Kevin tried contacting a number of other alumni to show up for the taping, but most couldn’t get off work that day. We were concerned that none of our female students were available to be on the episode. I suggested that we try to bring in three young women who had worked together on the previous month’s Final Project, but none of them returned Kevin’s calls. The Final Project that was being developed this month was conceived and being programmed by one of our best students, Krystal, but she was out sick. When I finally reached her Tuesday evening, she said that she too was working on Wednesday and couldn’t take the day off.

I did manage to get commitments from two of our current students who I thought would be good interview subjects: Nick, who was interning for Atari founder Nolan Bushnell’s latest company, Brain Rush; and Jerry, a new student who I found had an encyclopedic knowledge of game history and created several games in GameMaker on his own before enrolling in our program.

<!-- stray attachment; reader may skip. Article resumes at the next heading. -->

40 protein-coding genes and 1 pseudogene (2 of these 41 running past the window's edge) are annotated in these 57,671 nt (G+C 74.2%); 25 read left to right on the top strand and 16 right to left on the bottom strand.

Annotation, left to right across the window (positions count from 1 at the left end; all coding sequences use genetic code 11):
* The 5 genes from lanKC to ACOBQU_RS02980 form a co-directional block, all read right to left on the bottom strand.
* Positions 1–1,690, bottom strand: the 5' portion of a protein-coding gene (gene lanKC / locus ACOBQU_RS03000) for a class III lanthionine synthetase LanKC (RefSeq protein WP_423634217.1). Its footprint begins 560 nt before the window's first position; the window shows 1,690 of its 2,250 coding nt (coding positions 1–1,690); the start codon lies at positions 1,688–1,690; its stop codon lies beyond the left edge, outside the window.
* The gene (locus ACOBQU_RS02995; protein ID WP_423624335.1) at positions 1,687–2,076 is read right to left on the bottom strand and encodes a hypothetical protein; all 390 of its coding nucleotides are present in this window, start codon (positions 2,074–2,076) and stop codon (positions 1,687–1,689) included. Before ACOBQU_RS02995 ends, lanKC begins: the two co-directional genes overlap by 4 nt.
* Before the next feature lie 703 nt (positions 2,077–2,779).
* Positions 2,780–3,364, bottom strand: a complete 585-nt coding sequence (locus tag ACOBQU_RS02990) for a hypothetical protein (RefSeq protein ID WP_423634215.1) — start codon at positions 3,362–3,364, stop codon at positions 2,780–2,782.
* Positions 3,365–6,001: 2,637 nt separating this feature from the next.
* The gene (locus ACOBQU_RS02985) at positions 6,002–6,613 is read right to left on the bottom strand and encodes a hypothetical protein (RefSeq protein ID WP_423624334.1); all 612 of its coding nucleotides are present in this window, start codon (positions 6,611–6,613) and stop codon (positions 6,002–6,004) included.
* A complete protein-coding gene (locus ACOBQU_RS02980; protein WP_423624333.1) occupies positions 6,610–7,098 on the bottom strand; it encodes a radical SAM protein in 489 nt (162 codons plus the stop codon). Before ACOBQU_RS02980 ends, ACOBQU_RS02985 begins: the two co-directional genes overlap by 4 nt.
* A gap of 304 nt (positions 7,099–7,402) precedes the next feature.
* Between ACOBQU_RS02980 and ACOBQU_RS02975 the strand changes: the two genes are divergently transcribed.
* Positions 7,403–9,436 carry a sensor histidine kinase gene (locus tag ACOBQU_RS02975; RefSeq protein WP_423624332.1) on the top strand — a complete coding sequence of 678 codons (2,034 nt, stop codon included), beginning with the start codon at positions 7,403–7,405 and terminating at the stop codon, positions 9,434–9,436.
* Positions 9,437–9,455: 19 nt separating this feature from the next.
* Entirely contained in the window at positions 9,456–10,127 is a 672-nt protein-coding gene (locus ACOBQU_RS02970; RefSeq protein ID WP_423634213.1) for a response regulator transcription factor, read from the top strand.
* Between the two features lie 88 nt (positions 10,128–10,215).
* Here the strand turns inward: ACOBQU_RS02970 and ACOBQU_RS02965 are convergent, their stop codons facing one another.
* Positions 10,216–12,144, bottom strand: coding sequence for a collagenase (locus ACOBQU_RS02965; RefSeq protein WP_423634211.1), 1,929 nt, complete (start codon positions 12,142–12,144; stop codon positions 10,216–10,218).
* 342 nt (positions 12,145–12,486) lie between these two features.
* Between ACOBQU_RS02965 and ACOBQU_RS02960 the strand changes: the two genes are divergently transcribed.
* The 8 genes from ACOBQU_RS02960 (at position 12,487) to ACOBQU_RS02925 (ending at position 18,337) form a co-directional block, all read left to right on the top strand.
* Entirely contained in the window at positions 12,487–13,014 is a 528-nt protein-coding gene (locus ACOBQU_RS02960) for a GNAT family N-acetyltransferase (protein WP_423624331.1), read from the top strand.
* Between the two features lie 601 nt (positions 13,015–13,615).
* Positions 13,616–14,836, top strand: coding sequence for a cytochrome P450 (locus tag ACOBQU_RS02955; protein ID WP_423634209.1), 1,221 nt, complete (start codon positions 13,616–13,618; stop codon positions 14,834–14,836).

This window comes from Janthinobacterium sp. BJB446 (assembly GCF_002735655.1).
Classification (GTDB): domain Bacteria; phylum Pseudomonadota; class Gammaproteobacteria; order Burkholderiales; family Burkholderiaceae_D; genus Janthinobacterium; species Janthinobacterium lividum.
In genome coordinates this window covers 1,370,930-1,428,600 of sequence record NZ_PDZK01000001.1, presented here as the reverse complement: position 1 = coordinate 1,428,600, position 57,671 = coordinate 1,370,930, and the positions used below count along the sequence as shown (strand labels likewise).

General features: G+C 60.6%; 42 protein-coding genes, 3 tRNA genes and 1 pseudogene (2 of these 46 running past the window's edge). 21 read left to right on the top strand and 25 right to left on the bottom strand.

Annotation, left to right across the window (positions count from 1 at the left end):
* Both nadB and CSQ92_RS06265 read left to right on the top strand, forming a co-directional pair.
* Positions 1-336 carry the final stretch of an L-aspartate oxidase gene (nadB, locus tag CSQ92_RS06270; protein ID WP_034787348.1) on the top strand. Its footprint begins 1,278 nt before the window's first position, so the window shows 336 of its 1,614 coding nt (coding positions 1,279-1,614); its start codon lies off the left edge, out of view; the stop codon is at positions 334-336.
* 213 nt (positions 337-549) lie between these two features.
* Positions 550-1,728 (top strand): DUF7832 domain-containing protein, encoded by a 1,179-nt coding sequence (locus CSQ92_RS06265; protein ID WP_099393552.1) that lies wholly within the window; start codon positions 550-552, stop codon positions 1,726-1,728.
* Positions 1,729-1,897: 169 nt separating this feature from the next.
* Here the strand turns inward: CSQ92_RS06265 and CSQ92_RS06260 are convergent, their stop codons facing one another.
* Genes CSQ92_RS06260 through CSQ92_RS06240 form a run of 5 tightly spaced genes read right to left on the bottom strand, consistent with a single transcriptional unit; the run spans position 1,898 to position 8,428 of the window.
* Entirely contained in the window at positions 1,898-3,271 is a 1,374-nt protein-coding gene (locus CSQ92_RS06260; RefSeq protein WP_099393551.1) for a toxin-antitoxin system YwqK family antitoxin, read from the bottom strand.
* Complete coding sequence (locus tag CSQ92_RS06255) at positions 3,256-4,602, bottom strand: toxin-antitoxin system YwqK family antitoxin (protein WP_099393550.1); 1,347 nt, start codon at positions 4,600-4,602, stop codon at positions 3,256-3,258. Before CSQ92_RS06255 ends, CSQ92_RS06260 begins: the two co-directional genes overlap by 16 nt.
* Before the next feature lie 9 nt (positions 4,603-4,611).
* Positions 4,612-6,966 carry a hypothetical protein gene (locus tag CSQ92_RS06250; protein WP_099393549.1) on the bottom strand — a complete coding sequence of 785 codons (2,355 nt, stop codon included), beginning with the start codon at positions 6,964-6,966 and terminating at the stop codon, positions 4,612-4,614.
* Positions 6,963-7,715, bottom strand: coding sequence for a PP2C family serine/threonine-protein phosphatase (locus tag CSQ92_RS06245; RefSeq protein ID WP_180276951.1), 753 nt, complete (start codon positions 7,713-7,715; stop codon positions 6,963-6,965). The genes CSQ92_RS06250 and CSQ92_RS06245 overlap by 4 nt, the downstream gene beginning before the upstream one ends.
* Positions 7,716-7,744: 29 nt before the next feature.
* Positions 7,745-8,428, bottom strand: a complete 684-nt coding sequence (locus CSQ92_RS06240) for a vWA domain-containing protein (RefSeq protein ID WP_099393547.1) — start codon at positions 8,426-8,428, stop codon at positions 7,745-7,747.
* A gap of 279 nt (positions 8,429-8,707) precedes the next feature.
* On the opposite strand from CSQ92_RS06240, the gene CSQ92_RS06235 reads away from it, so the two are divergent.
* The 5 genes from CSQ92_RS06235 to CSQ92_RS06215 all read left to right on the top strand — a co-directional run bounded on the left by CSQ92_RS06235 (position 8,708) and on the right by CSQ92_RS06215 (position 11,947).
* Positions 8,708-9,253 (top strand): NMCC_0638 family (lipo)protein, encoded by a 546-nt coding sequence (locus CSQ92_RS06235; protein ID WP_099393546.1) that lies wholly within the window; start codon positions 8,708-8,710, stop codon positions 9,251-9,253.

Now to get commitments from faculty. I didn’t know if the Unlocked crew wanted to interview people individually or do so as a group, and so I tried to get as many people to commit as possible. I called together a special meeting of our game faculty at 3:30pm on Monday to see who would be interested in attending the filming. Unfortunately, only two Game instructors were on campus and showed up the meeting — Mike Dawson, our programming instructor, and Karen McMullan, our level design instructor. Although Mike would not be teaching on Wednesday, he would be available. As for Karen, her class wasn’t scheduled until 4:30pm on Wednesday but she would get her class to come in early at noon; however, she didn’t want to appear on camera herself. As for the other instructors, I’d have to hit them up tomorrow about their availability for filming.